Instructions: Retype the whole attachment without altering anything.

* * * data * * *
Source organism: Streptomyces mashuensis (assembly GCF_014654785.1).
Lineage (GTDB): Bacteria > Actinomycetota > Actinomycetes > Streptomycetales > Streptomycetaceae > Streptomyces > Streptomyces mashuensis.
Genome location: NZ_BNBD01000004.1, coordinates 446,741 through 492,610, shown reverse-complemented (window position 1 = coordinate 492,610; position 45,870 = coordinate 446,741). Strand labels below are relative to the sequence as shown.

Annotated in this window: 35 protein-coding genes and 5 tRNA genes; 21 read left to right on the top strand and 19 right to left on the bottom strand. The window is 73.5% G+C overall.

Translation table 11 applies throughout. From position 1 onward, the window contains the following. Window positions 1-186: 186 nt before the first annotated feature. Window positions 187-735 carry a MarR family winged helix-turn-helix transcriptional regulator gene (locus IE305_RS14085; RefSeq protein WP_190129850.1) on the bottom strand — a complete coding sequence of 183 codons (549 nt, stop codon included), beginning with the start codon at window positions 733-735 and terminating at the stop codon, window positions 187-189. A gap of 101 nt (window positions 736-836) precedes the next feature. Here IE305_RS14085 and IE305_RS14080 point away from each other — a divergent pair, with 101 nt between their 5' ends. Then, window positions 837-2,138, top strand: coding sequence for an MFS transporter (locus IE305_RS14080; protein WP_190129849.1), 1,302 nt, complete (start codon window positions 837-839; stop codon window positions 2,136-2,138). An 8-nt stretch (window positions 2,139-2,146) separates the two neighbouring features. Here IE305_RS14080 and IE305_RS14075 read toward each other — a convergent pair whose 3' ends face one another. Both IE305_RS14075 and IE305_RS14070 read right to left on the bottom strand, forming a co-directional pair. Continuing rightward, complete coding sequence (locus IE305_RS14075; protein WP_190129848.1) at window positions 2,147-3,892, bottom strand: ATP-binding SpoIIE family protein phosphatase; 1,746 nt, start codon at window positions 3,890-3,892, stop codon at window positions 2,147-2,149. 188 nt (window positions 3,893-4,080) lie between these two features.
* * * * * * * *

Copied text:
Source organism: Streptomyces mashuensis (assembly GCF_014654785.1).
Lineage (GTDB): Bacteria > Actinomycetota > Actinomycetes > Streptomycetales > Streptomycetaceae > Streptomyces > Streptomyces mashuensis.
Genome location: NZ_BNBD01000004.1, coordinates 446,741 through 492,610, shown reverse-complemented (window position 1 = coordinate 492,610; position 45,870 = coordinate 446,741). Strand labels below are relative to the sequence as shown.

Annotated in this window: 35 protein-coding genes and 5 tRNA genes; 21 read left to right on the top strand and 19 right to left on the bottom strand. The window is 73.5% G+C overall.

Translation table 11 applies throughout. From position 1 onward, the window contains the following. Window positions 1-186: 186 nt before the first annotated feature. Window positions 187-735 carry a MarR family winged helix-turn-helix transcriptional regulator gene (locus IE305_RS14085; RefSeq protein WP_190129850.1) on the bottom strand — a complete coding sequence of 183 codons (549 nt, stop codon included), beginning with the start codon at window positions 733-735 and terminating at the stop codon, window positions 187-189. A gap of 101 nt (window positions 736-836) precedes the next feature. Here IE305_RS14085 and IE305_RS14080 point away from each other — a divergent pair, with 101 nt between their 5' ends. Then, window positions 837-2,138, top strand: coding sequence for an MFS transporter (locus IE305_RS14080; protein WP_190129849.1), 1,302 nt, complete (start codon window positions 837-839; stop codon window positions 2,136-2,138). An 8-nt stretch (window positions 2,139-2,146) separates the two neighbouring features. Here IE305_RS14080 and IE305_RS14075 read toward each other — a convergent pair whose 3' ends face one another. Both IE305_RS14075 and IE305_RS14070 read right to left on the bottom strand, forming a co-directional pair. Continuing rightward, complete coding sequence (locus IE305_RS14075; protein WP_190129848.1) at window positions 2,147-3,892, bottom strand: ATP-binding SpoIIE family protein phosphatase; 1,746 nt, start codon at window positions 3,890-3,892, stop codon at window positions 2,147-2,149. 188 nt (window positions 3,893-4,080) lie between these two features.